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Multikinase inhibitors in thyroid cancer: timing of targeted therapy

Abstract

In the 9 years since the publication of our 2011 review of targeted treatment of thyroid cancer with multikinase inhibitors, much has changed in the landscape of this heterogeneous disease. New multikinase and selective inhibitor treatments for medullary thyroid cancer, radioiodine-refractory thyroid cancer and anaplastic thyroid cancer have completed trials and improved progression-free survival. Many physicians are concerned by dose-limiting adverse effects of these drugs and are wary to begin treatment in patients who are systemically well but have marked disease burden, which makes the timing of treatment initiation challenging. Published mechanistic data on tyrosine kinase inhibitors (TKIs) have helped guide our understanding of how to dose effectively with these drugs. A major goal in TKI therapy is to optimize inhibition of oncogenic kinase drivers while maintaining patient quality of life. Real-world data have now been published on how TKIs have fared outside the clinical trial environment. In this Review, we provide a summary of published data on the efficacy of TKIs in clinical practice, to provide clinicians with a more realistic view of how their patients will manage and respond to TKI therapy. Furthermore, we review the data on mechanisms of inhibition, outcomes and adverse effects of TKIs and provide an update on targeted treatment of thyroid cancer, focusing on optimizing the timing of treatment initiation.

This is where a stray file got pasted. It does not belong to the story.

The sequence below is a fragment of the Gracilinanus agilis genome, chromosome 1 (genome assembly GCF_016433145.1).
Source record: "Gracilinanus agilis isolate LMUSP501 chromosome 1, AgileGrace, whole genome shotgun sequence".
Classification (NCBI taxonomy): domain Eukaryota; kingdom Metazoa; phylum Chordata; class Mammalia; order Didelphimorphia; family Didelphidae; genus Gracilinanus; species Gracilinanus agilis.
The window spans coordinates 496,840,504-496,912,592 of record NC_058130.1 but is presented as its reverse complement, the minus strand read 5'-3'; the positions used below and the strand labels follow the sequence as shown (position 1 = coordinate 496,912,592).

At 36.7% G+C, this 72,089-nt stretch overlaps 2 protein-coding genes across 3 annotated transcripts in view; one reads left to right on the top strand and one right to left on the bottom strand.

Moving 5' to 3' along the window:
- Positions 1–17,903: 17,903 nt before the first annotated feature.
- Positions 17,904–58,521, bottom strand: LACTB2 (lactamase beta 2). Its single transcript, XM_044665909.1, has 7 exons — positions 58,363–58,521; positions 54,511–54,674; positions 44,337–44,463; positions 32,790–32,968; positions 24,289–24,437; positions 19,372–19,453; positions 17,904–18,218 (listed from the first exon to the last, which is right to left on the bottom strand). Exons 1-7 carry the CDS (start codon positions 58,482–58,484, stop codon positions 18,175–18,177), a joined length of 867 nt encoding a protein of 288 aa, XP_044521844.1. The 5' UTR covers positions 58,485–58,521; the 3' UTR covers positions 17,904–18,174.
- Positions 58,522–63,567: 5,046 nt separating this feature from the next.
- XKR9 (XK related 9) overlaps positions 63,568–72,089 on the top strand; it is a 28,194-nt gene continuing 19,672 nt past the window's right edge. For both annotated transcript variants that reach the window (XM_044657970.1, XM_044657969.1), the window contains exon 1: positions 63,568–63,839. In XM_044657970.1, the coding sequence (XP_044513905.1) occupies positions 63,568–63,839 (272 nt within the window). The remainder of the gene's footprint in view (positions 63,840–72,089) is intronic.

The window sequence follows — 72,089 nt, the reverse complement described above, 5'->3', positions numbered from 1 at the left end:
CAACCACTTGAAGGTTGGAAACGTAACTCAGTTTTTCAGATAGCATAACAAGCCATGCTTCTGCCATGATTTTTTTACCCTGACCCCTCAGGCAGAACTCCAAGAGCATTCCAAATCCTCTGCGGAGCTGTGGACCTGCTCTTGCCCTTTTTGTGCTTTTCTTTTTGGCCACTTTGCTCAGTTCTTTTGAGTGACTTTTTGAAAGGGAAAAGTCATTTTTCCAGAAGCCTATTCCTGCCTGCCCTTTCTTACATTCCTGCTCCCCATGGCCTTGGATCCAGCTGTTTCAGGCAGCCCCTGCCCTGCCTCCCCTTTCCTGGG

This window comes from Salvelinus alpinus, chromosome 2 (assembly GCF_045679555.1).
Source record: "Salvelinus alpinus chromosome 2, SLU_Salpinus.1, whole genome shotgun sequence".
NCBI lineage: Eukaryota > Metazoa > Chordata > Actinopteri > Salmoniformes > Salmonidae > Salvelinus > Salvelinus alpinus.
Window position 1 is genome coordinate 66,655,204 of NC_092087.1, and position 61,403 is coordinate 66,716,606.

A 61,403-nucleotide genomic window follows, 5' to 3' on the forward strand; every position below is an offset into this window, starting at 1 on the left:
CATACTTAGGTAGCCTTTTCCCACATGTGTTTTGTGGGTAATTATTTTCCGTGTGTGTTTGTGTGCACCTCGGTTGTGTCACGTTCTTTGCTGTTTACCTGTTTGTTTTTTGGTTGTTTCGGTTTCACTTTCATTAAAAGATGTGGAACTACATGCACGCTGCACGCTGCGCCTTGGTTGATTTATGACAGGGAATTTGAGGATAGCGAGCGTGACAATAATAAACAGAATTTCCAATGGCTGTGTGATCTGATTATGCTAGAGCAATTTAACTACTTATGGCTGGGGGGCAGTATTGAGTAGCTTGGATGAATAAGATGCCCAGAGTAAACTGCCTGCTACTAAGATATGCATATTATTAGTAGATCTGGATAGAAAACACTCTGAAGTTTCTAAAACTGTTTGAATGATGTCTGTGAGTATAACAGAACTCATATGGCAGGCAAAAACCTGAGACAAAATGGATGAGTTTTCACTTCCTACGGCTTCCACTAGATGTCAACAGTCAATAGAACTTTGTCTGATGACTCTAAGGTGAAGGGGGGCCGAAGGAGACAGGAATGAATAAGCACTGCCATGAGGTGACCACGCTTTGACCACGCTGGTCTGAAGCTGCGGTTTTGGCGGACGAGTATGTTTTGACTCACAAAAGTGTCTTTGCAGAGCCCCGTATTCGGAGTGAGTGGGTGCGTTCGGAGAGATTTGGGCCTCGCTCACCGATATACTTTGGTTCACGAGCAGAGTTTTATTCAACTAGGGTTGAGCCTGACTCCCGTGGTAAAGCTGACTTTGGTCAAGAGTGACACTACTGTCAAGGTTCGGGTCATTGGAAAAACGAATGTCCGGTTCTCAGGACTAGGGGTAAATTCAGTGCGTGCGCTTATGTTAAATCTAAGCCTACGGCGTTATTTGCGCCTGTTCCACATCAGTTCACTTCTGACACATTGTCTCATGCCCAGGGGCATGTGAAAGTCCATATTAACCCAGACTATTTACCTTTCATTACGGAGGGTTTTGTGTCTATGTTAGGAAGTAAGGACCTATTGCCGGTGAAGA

Key points

  • Pivotal phase III trials of multikinase inhibitors in the past decade have provided new options for treatment of radioiodine-refractory differentiated thyroid cancer and metastatic medullary thyroid cancer.

  • Once metastatic disease develops, the driver mutation and the pathology of the tumour inform treatment options.

  • Multikinase inhibitors exist on a scale of specificity that often reflects their ability to inhibit VEGF. VEGF inhibition is largely responsible for the effects of tyrosine kinase inhibitors in the management of metastatic thyroid cancer.

  • Both static and dynamic predictors can assist in determining which patients will benefit most from tyrosine kinase inhibitor therapy.

  • Adverse effects should be managed aggressively to maximize the duration of oncogenic kinase driver inhibition.

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Fig. 1: Signalling pathways in thyroid cancer tumorigenesis and TKI targets.

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Acknowledgements

M.L.G. acknowledges funding from the Royal Australian College of Physicians and a research scholarship from the AVANT Foundation.

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M.L.G. researched data for the article and wrote the article. All authors made substantial contributions to the discussion of the content and carried out reviewing/editing of the manuscript before submission.

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Correspondence to Matti L. Gild.

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B.G.R. has received an honorarium from Loxo Oncology, outside the period of the written review. B.G.R., R.C.-B. and V.T. report personal fees from Eisai, outside the submitted work. M.L.G. declares no competing interests.

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Nature Reviews Endocrinology thanks M. Schlumberger and the other, anonymous, reviewer(s) for their contribution to the peer review of this work.

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Gild, M.L., Tsang, V.H.M., Clifton-Bligh, R.J. et al. Multikinase inhibitors in thyroid cancer: timing of targeted therapy. Nat Rev Endocrinol 17, 225–234 (2021). https://doi.org/10.1038/s41574-020-00465-y

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